I tried three more entries from my website—one about my mother’s laughter, and two about my various encounters with William S. Burroughs.  Remarkably, all three entries identified me as another David Foster Wallace. Unfortunately, I had no idea who David Foster Wallace was, nor what he might have written. So I looked him up on the internet.

It turns out that David Foster Wallace was a novelist, short story writer, and essayist who was also a creative writing professor at Pomona College in Claremont, California.  He was the recipient of a John D. and Catherine T. MacArthur Foundation Fellowship.  The Los Angeles Times named him “one of the most influential and innovative writers of the last twenty years,” and his 1996 novel Infinite Jest was included by Time magazine in its All-Time 100 Greatest Novels list (covering the period 1923-2006).

This is great.  It’ll give me a good excuse to catch up on contemporary fiction. I’ve been immersed too long in theatre and dramatic literature.

By way of trivia, I also learned that David Foster Wallace was close to his two dogs, Bella and Warner, and that he had talked frequently about opening a dog shelter.  His friends said that “he had a special predilection for dogs who had been abused and were unlikely to find other owners who were going to be patient enough for them”

It gets better and better.  I really like this guy.  I’m going to buy and read all his books, see if we really view life and approach writing the same way. And then, suddenly, his name rang a bell.

According to a September 14, 2008 article in The New York Times, David Foster Wallace “died on Friday at his home in Claremont, Calif.  He was 46.  A spokeswoman for the Claremont police said Mr. Wallace’s wife, Karen Green, returned home to find that her husband had hanged himself. Mr. Wallace’s father, James Donald Wallace, said in an interview on Sunday that his son had been severely depressed for a number of months.”

Oh, God.  Now I’m depressed.

10 July 2010: Shapeshifting With Sarah Palin!

July 10th, 2010

Sarah Palin has done it again!  Although she was born in The Year of the Dragon (1964), she is not content being a mere Dragon Lady.  Through the years, she has, by her own account, been a barracuda on the basketball court, an attack dog on the campaign trail for the GOP, a pitbull with lipstick.  And now, in her latest television commercial, she wants to be identified as a feminist Ursus arctos horribilis, the grizzliest of the Mama Grizzlies.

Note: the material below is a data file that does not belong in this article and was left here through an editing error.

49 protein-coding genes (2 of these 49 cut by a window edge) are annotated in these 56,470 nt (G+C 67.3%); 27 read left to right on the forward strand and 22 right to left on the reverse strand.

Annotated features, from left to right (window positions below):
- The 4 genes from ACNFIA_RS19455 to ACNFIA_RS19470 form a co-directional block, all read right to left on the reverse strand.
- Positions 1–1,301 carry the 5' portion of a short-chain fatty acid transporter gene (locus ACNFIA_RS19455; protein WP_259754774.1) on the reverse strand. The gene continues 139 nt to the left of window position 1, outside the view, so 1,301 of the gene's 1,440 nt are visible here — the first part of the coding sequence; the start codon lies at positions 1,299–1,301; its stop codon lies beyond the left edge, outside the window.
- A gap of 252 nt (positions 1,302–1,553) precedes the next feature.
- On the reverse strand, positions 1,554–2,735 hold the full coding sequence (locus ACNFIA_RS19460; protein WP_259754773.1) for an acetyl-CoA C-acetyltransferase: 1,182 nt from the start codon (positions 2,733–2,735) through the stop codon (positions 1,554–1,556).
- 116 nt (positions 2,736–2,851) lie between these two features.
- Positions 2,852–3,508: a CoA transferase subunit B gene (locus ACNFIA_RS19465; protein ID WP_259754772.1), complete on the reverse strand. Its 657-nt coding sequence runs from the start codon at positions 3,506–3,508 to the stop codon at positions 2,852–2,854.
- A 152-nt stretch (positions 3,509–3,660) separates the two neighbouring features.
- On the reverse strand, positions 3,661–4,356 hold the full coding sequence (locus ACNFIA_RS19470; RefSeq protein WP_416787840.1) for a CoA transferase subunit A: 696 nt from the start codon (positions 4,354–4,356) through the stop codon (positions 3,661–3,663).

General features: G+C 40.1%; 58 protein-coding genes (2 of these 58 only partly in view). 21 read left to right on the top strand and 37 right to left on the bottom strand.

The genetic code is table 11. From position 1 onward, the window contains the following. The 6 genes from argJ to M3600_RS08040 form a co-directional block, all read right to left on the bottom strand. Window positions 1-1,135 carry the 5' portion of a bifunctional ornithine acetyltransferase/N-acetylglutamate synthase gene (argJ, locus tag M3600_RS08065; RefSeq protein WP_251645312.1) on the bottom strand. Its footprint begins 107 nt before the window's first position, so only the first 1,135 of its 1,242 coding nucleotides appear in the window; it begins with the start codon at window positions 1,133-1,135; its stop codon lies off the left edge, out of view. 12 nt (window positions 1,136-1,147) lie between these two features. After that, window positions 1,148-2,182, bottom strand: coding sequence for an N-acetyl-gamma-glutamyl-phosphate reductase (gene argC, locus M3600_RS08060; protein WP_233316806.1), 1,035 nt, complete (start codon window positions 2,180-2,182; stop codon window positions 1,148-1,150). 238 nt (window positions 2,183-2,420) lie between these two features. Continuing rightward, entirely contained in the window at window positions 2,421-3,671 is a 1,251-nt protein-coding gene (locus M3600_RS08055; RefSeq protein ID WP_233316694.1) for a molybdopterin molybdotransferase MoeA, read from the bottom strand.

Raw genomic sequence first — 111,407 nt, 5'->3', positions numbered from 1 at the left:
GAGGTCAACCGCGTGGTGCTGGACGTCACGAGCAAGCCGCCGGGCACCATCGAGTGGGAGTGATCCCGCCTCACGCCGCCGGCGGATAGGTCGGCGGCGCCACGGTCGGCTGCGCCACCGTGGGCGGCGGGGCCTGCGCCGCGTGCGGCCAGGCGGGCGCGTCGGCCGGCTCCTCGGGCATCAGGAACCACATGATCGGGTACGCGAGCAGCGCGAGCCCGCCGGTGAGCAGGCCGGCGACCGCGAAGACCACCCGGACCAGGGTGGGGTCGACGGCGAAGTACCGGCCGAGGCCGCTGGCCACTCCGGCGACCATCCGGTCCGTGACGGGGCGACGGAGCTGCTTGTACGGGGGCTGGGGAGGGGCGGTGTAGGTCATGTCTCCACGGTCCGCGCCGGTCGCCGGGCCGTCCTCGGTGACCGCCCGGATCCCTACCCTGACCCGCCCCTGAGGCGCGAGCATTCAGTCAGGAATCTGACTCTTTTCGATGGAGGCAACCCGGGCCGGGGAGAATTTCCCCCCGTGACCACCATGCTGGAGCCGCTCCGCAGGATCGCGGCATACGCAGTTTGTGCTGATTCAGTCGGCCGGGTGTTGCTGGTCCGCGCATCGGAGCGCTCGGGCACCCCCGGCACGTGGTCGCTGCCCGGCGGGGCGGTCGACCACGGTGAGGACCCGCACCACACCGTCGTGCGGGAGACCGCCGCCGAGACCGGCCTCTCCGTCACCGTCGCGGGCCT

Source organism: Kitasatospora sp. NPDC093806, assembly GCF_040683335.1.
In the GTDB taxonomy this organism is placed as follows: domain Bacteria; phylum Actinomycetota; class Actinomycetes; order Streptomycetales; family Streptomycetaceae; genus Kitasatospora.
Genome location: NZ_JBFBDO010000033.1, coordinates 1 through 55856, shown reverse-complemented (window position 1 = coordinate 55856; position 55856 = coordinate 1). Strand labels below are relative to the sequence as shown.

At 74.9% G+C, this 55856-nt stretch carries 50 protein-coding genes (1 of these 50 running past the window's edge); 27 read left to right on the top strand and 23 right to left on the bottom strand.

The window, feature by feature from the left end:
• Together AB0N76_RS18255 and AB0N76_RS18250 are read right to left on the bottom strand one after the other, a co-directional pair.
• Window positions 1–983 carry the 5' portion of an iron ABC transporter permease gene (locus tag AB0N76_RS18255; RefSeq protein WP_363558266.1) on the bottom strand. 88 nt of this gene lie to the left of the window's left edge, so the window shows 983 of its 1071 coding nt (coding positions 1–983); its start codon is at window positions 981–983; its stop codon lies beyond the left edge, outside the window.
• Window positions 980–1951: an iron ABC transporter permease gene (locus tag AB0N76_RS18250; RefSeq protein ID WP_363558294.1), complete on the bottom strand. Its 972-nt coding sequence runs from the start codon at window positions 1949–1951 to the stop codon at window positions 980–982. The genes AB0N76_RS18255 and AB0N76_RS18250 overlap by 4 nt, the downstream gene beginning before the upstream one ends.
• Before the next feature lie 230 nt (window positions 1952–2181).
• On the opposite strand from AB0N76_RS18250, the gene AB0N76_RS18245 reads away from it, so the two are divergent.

Keith Olbermann has already pointed out  on MSNBC that grizzlies eat their own young.  To that, I’d like to add the following information which I found on the internet:  “Grizzlies are subject to fragmentation, a form of population segregation. Fragmentation causes inbreeding depression, which leads to a decrease in genetic variability in the grizzly bear species.  This decreases the fitness of the population for several reasons.  First, inbreeding forces competition with relatives, which decreases the evolutionary fitness of the species.  Secondly, the decrease in genetic variability causes an increased possibility that a lethal homozygous recessive trait may be expressed; this decreases the average litter size reproduced, indirectly decreasing the population.”

How Sarah Palin identifies with all this, I’m not sure.  But, wait.  At the end of her new television commercial, Sarah shapeshifts yet again.  “Look out Washington,” she warns, “cause there’s a whole stampede of pink elephants crossing the line, and the E.T.A. for them stampeding through is November 2, 2010.”